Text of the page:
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Submission + - How do slashdotters manage email on their laptops?

dotancohen writes: "I'll soon be getting a new Dell laptop that'll be running Fedora Core 5 or 6. I need to access the email stored on my home box from the laptop, and also to read new email sent to me while I'm not home (and the home box is shut down). If I run an IMAP server at home, then I can't read the mail when the home box is down. But if I pull from the POP3 server (and leave the mail on the server) then I won't be able to sort and file the mail while on the go. Is there anyway to sync the mail accounts between two linux boxen, assuming that I'm using the same mail client? I currently use Kmail, but I might switch to Eudora in April/March when it becomes available for Linux.

Thanks in advance."

Submission + - Supreme Court Set to Change to US Patent Law

missinformationtx writes: " s/67362-print.html
Intellectual Property Law Blog
The Supreme Court Set to Make a Change to U.S. Patent Law
12 | 26 | 2006 Posted By Sheppard Mullin

U.S. patent law is set to undergo a change, the scope of which remains to be seen. The Supreme Court heard oral arguments on November 28, 2006 in KSR Int'l Co. v. Teleflex, Inc. (04-1350), the much anticipated Supreme Court case that considers whether the Federal Circuit's "teaching, suggestion or motivation" test should be the sole test for whether an invention is obvious, and therefore precluded from patent protection.

Section 103 of the U.S. Patent Act provides that "[a] patent may not be obtained...if the differences between the subject matter sought to be patented and the prior art are such that the subject matter as a whole would have been obvious at the time the invention was made to a person having ordinary skill in the art to which said subject matter pertains."

The statute is designed to award patent protection to truly innovative, "nonobvious" inventions, and not just "obvious" improvements of what inventors have come up with in the past, i.e., the "prior art." The Supreme Court held in the seminal case Graham v. John Deere Co., 383 U.S. 1 (1966) that the question of obviousness is a factual inquiry. Relevant considerations include the scope and content of the prior art, the differences between the prior art and what is claimed as a new invention, and the level of ordinary skill of individuals practicing in the pertinent art.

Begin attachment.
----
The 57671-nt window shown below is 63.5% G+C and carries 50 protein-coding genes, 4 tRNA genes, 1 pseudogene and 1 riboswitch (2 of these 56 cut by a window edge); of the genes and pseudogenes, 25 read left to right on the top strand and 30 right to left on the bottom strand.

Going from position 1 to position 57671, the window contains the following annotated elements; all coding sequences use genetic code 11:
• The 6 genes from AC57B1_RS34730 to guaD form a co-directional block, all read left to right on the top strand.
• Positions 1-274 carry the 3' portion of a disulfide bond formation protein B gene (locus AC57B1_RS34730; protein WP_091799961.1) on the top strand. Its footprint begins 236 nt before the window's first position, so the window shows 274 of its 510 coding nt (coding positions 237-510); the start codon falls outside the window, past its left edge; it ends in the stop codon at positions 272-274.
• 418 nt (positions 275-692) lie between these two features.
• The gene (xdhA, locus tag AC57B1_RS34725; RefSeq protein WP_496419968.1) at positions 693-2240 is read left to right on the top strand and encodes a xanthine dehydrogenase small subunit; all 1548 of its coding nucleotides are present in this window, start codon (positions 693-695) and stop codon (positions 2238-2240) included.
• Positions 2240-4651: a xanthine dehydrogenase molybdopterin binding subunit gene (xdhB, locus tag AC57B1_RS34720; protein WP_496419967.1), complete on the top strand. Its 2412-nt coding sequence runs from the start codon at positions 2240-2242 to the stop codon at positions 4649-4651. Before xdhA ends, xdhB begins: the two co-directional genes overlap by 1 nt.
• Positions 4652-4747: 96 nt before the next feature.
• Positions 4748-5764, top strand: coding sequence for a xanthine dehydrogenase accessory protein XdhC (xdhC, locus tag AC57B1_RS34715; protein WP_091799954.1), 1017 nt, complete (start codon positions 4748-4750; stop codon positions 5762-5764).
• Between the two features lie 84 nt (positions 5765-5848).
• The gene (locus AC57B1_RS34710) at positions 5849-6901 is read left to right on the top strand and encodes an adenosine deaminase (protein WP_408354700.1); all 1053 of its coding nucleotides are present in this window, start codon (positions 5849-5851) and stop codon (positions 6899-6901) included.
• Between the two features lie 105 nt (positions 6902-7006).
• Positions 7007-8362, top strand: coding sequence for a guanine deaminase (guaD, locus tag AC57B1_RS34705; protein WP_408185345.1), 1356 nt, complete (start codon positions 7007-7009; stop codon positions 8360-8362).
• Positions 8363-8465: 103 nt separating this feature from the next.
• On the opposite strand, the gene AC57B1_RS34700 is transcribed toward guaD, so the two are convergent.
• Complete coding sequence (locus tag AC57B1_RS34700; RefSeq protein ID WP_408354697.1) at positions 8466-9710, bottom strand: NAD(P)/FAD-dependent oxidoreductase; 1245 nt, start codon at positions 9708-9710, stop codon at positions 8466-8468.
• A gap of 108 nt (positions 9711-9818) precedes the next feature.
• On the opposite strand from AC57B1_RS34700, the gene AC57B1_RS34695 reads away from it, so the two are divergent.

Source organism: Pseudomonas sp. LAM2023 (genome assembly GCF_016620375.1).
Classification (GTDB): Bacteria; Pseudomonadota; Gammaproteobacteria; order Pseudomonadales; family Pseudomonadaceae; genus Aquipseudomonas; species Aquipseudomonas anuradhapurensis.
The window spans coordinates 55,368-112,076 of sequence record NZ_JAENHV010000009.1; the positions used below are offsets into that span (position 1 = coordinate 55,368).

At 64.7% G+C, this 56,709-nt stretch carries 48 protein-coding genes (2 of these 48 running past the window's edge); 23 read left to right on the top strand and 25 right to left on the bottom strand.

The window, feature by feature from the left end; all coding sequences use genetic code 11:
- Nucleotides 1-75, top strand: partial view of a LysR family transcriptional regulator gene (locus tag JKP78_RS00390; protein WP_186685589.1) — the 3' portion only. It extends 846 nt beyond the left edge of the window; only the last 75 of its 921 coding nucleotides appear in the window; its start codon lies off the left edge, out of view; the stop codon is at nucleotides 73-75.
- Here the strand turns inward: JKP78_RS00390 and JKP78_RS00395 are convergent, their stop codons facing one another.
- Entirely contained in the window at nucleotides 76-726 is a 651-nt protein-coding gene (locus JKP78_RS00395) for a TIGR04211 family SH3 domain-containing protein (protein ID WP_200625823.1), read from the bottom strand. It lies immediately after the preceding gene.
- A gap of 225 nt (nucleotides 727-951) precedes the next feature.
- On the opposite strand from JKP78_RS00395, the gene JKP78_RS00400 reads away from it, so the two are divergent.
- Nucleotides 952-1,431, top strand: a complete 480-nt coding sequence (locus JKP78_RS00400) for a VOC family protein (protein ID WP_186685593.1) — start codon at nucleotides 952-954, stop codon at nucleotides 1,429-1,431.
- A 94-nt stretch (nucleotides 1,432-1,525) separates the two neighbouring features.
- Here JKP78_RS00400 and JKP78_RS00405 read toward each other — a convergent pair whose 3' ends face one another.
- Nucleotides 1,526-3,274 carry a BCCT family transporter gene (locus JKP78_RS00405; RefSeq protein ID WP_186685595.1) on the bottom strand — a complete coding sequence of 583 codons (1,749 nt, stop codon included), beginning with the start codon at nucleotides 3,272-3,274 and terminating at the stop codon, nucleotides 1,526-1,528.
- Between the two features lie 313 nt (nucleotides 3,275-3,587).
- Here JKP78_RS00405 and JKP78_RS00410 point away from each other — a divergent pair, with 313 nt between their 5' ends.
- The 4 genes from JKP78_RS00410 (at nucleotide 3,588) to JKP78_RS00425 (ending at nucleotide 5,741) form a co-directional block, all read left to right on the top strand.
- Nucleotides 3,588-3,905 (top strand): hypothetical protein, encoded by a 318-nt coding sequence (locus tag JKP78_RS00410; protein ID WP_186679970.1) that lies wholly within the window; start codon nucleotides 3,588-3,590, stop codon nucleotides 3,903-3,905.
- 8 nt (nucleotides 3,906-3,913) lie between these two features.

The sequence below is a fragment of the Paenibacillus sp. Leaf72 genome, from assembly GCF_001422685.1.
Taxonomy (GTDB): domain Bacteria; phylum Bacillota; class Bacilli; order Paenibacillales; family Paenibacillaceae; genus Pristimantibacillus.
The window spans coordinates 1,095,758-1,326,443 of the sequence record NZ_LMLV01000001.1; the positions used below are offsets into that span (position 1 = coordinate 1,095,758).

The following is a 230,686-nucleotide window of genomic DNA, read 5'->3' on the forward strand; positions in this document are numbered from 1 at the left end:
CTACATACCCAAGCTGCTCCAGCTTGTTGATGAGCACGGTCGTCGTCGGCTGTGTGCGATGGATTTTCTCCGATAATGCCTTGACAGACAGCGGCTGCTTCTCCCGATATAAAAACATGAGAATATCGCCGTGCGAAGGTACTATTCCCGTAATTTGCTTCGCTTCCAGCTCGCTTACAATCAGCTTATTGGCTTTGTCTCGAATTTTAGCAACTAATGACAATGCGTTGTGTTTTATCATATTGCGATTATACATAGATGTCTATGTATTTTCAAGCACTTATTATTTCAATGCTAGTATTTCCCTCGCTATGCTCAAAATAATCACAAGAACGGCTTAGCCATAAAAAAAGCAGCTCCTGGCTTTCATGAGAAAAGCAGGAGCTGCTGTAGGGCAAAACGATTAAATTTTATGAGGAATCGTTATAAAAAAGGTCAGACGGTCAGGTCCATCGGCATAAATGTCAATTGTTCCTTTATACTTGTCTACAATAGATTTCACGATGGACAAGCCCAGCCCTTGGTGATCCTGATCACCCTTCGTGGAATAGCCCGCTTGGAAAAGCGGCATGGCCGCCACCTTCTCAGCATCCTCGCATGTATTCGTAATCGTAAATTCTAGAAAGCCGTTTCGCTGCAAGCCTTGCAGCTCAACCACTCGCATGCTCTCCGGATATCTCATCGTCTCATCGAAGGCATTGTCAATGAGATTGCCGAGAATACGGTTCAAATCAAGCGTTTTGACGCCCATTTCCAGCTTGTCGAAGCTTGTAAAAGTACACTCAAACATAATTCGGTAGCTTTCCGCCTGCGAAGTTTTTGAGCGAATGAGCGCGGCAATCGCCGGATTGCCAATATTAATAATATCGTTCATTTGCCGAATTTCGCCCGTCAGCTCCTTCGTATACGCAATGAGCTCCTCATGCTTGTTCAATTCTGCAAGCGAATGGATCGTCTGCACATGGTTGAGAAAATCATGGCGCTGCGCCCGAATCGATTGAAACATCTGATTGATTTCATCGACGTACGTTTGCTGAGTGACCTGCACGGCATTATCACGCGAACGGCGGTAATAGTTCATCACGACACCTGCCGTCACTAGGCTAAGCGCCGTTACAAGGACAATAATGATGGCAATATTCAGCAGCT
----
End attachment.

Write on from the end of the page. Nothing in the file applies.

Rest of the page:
For over two decades, the Court of Appeals for the Federal Circuit (the special appeals court that hears patent cases) has ruled that obviousness cannot be established by combining the teachings of the prior art to produce the claimed invention, absent some evidence of a "teaching, suggestion or motivation to do so." ACS Hosp. Systems, Inc. v. Montefiore Hosp., 732 F.2d 1572 (Fed. Cir. 1984); Ashland Oil, Inc. v. Delta Resins & Refractories, Inc., 776 F.2d 281 (Fed. Cir. 1985). The Federal Circuit's objective behind the test, also known as the TSM test, is to prevent the benefit of hindsight, that is, it is often easy to say, "I could have thought of that" about an invention after the fact. The Federal Circuit's test attempts to structure the obviousness inquiry into an objective framework.

Opponents of the TSM test argue that the test makes it too easy for patent owners to obtain patents, because even though an invention might to them seem obvious, documented evidence of a "teaching, suggestion or motivation" proving such obviousness often does not exist. That in turn, opponents argue, leads to a large number of frivolous law suits by patent holders on patents that should not have been issued in the first place. Proponents of the TSM test argue, however, that weakening patent protection would lead to loss of innovation and design.

These arguments are at the forefront in KSR Int'l Co. v. Teleflex, Inc. In this case, the patent at issue involves a gas pedal that is adjustable for the driver's height and that controls acceleration through electronic signals rather than a mechanical cable. KSR manufactured gas pedals having those two features, and Teleflex sued KSR asserting patent infringement. KSR defended on the ground that the combination of the two features of the gas pedal was obvious and that Teleflex's patent was therefore invalid under Section 103 of the Patent Act. The District Court rules in favor of KSR, but the Federal Circuit reversed, explaining that the District Court failed to make specific findings as to whether there was a suggestion or motivation to combine the teachings of the prior art. KSR appealed.

The Supreme Court granted a writ of certiorari in June 2006 to consider whether the Federal Circuit had erred in holding that a claimed invention cannot be held obvious, and thus unpatentable under 35 U.S.C. 103(a), in the absence of some proven teaching, suggestion or motivation that would have led a person of ordinary skill in the art to combine the relevant prior art teachings in the manner claimed.